Swedish club Malmo, famous as Zlatan Ibrahimovic‘s boyhood club, finished off Ballymena out of Northern Ireland 4-0 for a 11-0 aggregate bashing. Malmo featured four different goalscorers, including American international Romain Gall, who picked up his only international cap with a late bench appearances against Italy back in late 2018.

Croatian side Hajduk Split was upset by Maltese club Gzira United 3-1 at home, which gave the visitors the win on away goals after a 3-3 aggregate tie. Gzira striker Ben Hamed Kone struck for a pair, including the game – and matchup – winner in the 97th minute that sent the Maltese side through. The two goals were utterly spectacular, with the first coming in the 69th minute on a bicycle kick from all the way at the top of the box, while his second was a flick from nearly the same position that sent them through.

All Europa League scores (bold team advances)

Rangers 6-0 St. Joseph’s
Ballymena 0-4 Malmo FF
Legia Warsaw 
3-0 FC Europa
FC Milsami 1-2 FCSB
RoPS 1-2 Aberdeen
FC Inter Turku 2-0 Bronby
Apollon Limassol 
4-0 Kauno Zalgiris
Hapoel Be’er 1-0 KF Laci
Hajduk Split 1-3 Gzira United
Kilmarnock 0-2 Connah’s Quay
KR Reykjavik 0-0 Molde
Shamrock Rovers 
2-0 SK Brann
Hapoel Be’er 1-0 KF Laci
Tobol Kostanay 1-1 Jeunesse Eche 
FK Makedonija 0-3 Alashkert FC
Kairat Almaty
2-1 Siroki Brijeg
KS Teuta 1-0 FK Ventspils
FC Levadia Tallinn 3-2 Stjarnan
Rigas Futbola Skola 0-2 Olimpija Ljubljana
Universitatea Craiova 
3-2 Sabail
Dinamo Minsk 1-2 FK Liepaja
Levski Sofia 2-0 MFK Ruzomberok
Cracovia 2-2 Dunajska Streda
FC Vaduz 
2-1 Breidablik
Haugesund 5-1 Cliftonville
Neftchi 6-0 Speranta Nisporeni
Petrocub-Hincesti 0-1 AEK Larnaca
Torpedo Kutaisi 0-2 Ordabasy Shymkent
Zalgiris Vilnius 1-1 Honved
Zrinjski Mostar 
3-0 Akademija Pandev
Progres Niederkorn 1-2 Cork
UE Engordany 0-1 Dinamo Tbilisi
B36 Torshavn 2-3 Crusaders
FK Kukesi 1-1 Debrecen
Hibernians 0-1 Shakhter Soligorsk
IFK Norrkoping 
2-1 St. Patrick’s
NS Mura 2-3 Maccabi Haifa
Vidi 0-0 FK Zeta
FC Vitebsk 1-1 KuPS Kuopio
Shkupi 1-2 Pyunik
Buducnost Podgorica 4-0 JK Narva Trans
FC Spartak Trnava 2-0 Radnik Bijeljina
NK Domzale 1-0 Balzan FC
Radnicki Nis 2-2 Flora

Report: Barcelona logs bid for Neymar

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According to a report by Sky Sports, Barcelona has officially submitted an offer to Paris Saint-Germain for Brazilian superstar Neymar that includes a $113 million cash component as well as a two-player offer that PSG can choose from.

The report states that Barcelona submitted a six-player list to PSG which includes Philippe Coutinho, Ousmane Dembele, Ivan Rakitic, Nelson Semedo, and Malcom. PSG can reportedly pick two from those six players, and the deal would be complete. Sky Sports did not know the identity of the sixth player at the time of the initial report.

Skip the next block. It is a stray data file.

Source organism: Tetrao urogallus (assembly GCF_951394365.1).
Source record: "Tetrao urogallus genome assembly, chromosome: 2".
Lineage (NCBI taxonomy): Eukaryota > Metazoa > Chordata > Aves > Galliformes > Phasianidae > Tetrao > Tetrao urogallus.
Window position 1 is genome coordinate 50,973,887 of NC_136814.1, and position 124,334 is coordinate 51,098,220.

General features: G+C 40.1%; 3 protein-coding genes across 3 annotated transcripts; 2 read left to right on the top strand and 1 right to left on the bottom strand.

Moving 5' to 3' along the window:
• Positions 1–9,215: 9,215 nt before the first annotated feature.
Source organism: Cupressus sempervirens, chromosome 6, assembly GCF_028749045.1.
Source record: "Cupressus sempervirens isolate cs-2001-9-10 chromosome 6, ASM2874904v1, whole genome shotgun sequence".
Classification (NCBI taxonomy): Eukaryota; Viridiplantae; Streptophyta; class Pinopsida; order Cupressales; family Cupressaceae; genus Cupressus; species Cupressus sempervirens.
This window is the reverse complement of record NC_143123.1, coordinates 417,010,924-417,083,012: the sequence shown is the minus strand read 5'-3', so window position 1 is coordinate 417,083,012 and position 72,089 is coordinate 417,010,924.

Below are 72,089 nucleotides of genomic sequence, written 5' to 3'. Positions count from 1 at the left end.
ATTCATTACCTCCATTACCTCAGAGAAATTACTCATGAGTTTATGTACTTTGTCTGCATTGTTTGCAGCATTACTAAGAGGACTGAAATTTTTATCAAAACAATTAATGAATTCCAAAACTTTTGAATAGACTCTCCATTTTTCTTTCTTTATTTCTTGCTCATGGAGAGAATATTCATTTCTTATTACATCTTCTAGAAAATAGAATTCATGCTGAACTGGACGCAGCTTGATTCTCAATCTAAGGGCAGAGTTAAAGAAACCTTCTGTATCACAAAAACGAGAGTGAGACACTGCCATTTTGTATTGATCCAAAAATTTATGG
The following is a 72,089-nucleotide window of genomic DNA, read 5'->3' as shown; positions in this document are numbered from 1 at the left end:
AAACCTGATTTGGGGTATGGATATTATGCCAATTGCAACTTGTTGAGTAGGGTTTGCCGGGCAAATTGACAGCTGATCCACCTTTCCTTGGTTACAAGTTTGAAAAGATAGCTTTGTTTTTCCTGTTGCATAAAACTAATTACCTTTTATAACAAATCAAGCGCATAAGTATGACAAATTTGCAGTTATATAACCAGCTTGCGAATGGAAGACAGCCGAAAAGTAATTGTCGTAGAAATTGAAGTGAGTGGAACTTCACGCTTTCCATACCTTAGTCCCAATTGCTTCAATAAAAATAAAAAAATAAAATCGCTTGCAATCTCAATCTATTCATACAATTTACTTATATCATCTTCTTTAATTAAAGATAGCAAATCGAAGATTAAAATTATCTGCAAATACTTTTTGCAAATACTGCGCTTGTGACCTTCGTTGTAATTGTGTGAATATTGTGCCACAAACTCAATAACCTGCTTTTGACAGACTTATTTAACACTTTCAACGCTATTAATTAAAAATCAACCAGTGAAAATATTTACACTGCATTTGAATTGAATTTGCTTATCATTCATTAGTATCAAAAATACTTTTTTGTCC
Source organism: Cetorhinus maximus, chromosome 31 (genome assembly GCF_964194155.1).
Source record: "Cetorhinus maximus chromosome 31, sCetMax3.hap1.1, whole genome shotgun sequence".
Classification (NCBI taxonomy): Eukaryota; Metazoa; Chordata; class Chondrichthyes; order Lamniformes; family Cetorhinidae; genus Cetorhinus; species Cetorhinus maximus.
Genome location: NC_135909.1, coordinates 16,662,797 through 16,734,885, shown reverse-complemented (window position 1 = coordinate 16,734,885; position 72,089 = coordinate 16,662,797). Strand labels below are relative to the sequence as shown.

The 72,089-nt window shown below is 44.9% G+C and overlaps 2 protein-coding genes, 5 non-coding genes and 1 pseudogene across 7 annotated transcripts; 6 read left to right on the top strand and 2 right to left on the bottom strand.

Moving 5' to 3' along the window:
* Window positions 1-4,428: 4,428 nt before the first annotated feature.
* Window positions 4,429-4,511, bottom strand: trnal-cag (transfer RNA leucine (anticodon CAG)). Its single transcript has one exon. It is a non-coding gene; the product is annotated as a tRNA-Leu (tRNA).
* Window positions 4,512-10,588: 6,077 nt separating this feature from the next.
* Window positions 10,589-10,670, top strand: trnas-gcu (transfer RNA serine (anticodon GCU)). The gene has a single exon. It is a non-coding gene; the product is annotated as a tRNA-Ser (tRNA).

Neymar has become unsettled at PSG after his time in France has been marred by suspensions and disappointing results in European play. He was involved in an altercation with a fan after PSG fell to Stade Rennais in the Coupe de France final in May, and has been accused of rape this summer by a Brazilian girl he flew to Paris late last season. Neymar was also suspended for three upcoming Champions League matches for critical comments made on his Instagram page after PSG was beaten by Manchester United this past spring.

Neymar has reportedly told PSG sporting director Leonardo that he wishes to leave the club in a recent meeting following the Brazilian’s late arrival to PSG preseason training. He missed the Copa America this summer thanks to an ankle injury suffered in a pre-tournament friendly against Qatar.

Over the last two years at PSG after joining from Barcelona via a world-record $250 million transfer fee, Neymar has made 58 appearances, scoring 51 goals and assisting 29 more. However, he’s been eliminated from the Champions League Round of 16 both years, finding himself injured for at least the return leg of the knockout matchup in both years.

Watford downed late by Ajax in preseason friendly

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Watford went toe-to-toe with Champions League semifinalists Ajax for most of the match, but capitulated late as Dutch youth international Jurrien Timber scored an 89th minute winner in a 2-1 win for the Eredivisie side in Austria.

Andre Gray put the Hornets up from the penalty spot six minutes before the break as American youth international Sergino Dest was called for an unlucky handball in the box. Abdoulaye Doucoure danced through the box and as he looked to skip the ball past Dest, it popped up and caught the American’s arm. Gray delivered and put Watford 1-0 up at the break.

The lead would only last until the 51st minute when Dusan Tadic found himself on the ball at the end line on the right, and he cut back to Donny van de Beek through the dummy of Kasper Dolberg on the penalty spot for an easy low finish and a 1-1 scoreline. It would stay that way until one minute to go in regulation as Carel Eiting sent a ball into the box where the 18-year-old Timber lept with his back to goal and clipped the ball off the top of his head for the winner, burying the chance inside the far post.

Both teams featured strong lineups, as Watford ran out stars like Gray, Tom Cleverley, Adrian Mariappa, and former Eredivisie veteran Daryl Janmaat while Nathan Chalobah, Gerard Deulofeu, and Jose Holebas came off the bench. Ajax saw van de Beek, Tadic, Dolberg, and Daley Blind all make the starting lineup.

Next for Watford is a match against Bayer Leverkusen on Saturday, also taking place in Austria.